There are a few stores that are legally allowed to stay open, so use Google Maps to locate this is you are in dire need of getting groceries on a Sunday. But these stores are super small, so don’t plan on buying a weeks worth of groceries on Sunday.

Read more about shopping on Sundays here.

Outside of a Rema 1000 store
Outside of a Rema 1000 store. Photo: Nicklas Iversen / thenorwayguide.com.

7) People leave their babies outside in their strollers in the freezing winter

You might see a strange thing if you’re visiting a café in Norway during winter; strollers parked outside with sleeping babies inside them.

Many foreigners are surprised to learn that Norwegian babies actually nap in freezing temperatures in their strollers outside, and are concerned for the well-being of the baby. However, this is perfectly safe, and has been a Norwegian tradition for a long time.

The babies are actually covered in clothing and blankets to keep them warm, and it’s very rare for them to become hypothermic. And don’t worry, the parents are checking in on them often to make sure.

Most people agree that the lower temperature limit is at around -20 °C / -4 °F, so babies are kept outside even in very cold weather.

Read more about why Norwegian babies are napping outside in freezing temperatures here.

Baby stroller outside in winter
Stroller outside in winter. Photo published with permission.

8) You get paid money to recycle bottles

Whenever you buy a plastic bottle or a can with liquid in it in Norway, you pay either 2 NOK or 3 NOK in addition to the cost of the actual product. This is a type of recycling fee, and when you return the can or bottle to the store, you get paid the money back.

This has been incredible helpful in reducing the number of cans and bottles that end up in the waste, since both the plastic bottles and aluminium cans can be recycled into new ones.

So if you find an abandoned can or bottle in Norway, pick it up to get some free money! You can return it to a machine found in all supermarkets and grocery stores in Norway, and can choose between using the money as in-store credit or to actually get paid cash.

Some homeless people also use this as a type of job, and can get a few hundred Norwegian kroner by collecting empty bottles at strategic places.

9) Some of the most popular tourist attractions require multiple hours of hiking to get to

Many people have seen photos of places like Trolltunga, and really want to visit Norway and see this amazing natural wonder for themselves. The problem is just that you need to complete a pretty challenging 12 hour hike to get to Trolltunga!

And let me just tell you, a 12 hour hike in difficult mountain terrain is much more challenging than most tourists assume it to be.

The same goes for other attractions like the Pulpit’s Rock (4 hours) or Kjeragbolten (8 hours). These are much easier than Trolltunga, but still require you to be in pretty decent physical shape.

So, be prepared for somewhat long hikes to get to some of the most scenic natural attractions in Norway, and don’t feel like you need to visit them all if you don’t really feel comfortable with the long hikes.

Trolltunga is a popular tourist destination just outside Odda. Photo published with permission.

10) No one will sit next to you on the bus (if they have other options)

Norwegians are a lot like some of the stereotypes, especially when it comes to talking to strangers in public. A Norwegian person will never willingly sit next to another random person unless everything else is occupied.

Don’t be surprised if people choose to stand on the bus rather than sitting next to a stranger! It’s not you, it’s just us Norwegians.

That said, it’s not that Norwegians are all inherently introverted. Instead, giving people private space when in public is considered polite. We are not likely to be offended if you start talking to us, but actively seeking out small-talk with strangers is something most Norwegians won’t do.

A bus in Oslo
A bus in Oslo. Photo published with permission.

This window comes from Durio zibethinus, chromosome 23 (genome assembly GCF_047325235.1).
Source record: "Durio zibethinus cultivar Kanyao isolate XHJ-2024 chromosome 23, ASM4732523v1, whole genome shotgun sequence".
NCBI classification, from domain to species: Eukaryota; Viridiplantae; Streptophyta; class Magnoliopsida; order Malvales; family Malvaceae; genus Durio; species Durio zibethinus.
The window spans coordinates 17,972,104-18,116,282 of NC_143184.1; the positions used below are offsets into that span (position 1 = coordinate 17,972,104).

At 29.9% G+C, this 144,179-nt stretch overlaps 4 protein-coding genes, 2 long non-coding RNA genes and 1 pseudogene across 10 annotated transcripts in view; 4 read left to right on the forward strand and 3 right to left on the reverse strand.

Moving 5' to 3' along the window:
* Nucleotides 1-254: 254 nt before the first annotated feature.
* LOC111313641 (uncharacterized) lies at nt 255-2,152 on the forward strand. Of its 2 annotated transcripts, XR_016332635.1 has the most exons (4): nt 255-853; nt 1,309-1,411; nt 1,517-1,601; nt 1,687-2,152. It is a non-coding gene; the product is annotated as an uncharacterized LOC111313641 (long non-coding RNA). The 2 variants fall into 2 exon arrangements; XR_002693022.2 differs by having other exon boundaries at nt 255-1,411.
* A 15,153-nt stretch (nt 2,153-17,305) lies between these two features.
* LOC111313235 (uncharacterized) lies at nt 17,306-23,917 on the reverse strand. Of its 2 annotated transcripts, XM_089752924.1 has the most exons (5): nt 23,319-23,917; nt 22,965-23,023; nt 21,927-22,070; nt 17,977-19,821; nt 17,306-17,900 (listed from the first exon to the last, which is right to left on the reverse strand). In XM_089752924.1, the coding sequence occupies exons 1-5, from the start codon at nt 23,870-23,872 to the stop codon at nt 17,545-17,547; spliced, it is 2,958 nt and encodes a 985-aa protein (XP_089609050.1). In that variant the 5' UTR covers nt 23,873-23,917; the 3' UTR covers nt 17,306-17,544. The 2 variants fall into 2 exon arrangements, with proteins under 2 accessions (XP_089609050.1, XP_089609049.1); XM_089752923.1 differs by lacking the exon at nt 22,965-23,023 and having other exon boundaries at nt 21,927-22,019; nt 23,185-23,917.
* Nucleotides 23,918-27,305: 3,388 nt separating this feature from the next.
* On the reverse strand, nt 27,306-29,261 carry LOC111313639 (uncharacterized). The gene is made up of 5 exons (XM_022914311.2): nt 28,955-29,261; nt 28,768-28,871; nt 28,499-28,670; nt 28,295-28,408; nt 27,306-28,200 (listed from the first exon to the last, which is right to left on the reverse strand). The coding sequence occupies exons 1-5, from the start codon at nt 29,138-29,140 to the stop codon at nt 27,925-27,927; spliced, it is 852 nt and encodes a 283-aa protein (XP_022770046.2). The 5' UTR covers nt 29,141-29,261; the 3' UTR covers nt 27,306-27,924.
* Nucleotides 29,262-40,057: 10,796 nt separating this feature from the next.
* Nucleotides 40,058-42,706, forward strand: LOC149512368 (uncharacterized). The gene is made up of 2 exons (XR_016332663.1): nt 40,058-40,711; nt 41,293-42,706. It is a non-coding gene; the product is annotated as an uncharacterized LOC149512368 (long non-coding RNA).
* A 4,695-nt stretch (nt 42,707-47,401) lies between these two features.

11) Norway is not a frozen wasteland with polar bears in the streets

Many people are under the impression that Norway is a frozen wasteland with polar bears and wolves roaming the street. Sure, we got a few dozen wolves in Norway, but it’s not exactly arctic in most places.

As a matter of fact, Norway is getting warmed up by the Gulf Stream, so it’s much warmer than Siberia or Alaska even though we’re at the same latitude.

The southern half of Norway is often said to have about the same climate as Washington or Maine in the US. Our summers tend to be pretty warm and wet (you can even go swimming in the summer), while most of the country gets covered in snow during the winter.

But if you want to experience polar bears, you need to visit the island Svalbard north of the mainland.

Summer hike in Jotunheimen
Summer hike in Jotunheimen. Photo published with permission.

What things shocked you when you visited Norway?

Above are some of the most common things that will shock you about Norway, but I’m sure there are more cultural shocks that I haven’t covered. So, let me know in the comments if you have had another shocking experience when visiting Norway!

4 thoughts on “11 Things That Will Shock You About Norway”

  1. The norwegian people are beautiful and sooo friendly,I served time in Norway while in military 1969-71. I really enjoyed it there. When the people learned I was an american gi, they fed me a lot of free meals, and always thanked me, for my service.I will always be proud for them. Feel free to share my comments.

  2. The one-way roads!

    I bused into Oslo and then rented a car and drove to Skjolden and encountered some very windy, one-lane roads that I was sharing with oncoming traffic. I ended up face-to-face with a dump truck with a rock wall on one side and a barrier on the other. These gave me all kinds of anxiety. In the states, one-lane roads usually are one lane in each direction or wide enough that two can maneuver carefully around each other. This is something that will take some getting used to.

    And the speed limits did not reflect what I thought were hazardous conditions. Windy roads, one-lane, still 80 kph.

    • Hi!

      Good point! The narrow roads in western and northern Norway can definitely feel way too small at times. Especially when you’re meeting trucks or buses.

      One thing that’s important to know is that Norwegian speed limits are more like “Absolute maximum legal speed limit”, and by no means a “suggest driving speed”. Speed limits are primarily determined by non-traffic factors such as proximity and abundance of housing, sidewalks, road crossings etc., and not by how the road or traffic conditions are like. So you shouldn’t ever feel the need to try to reach the speed limit if you don’t feel safe or comfortable doing it.

      Best regards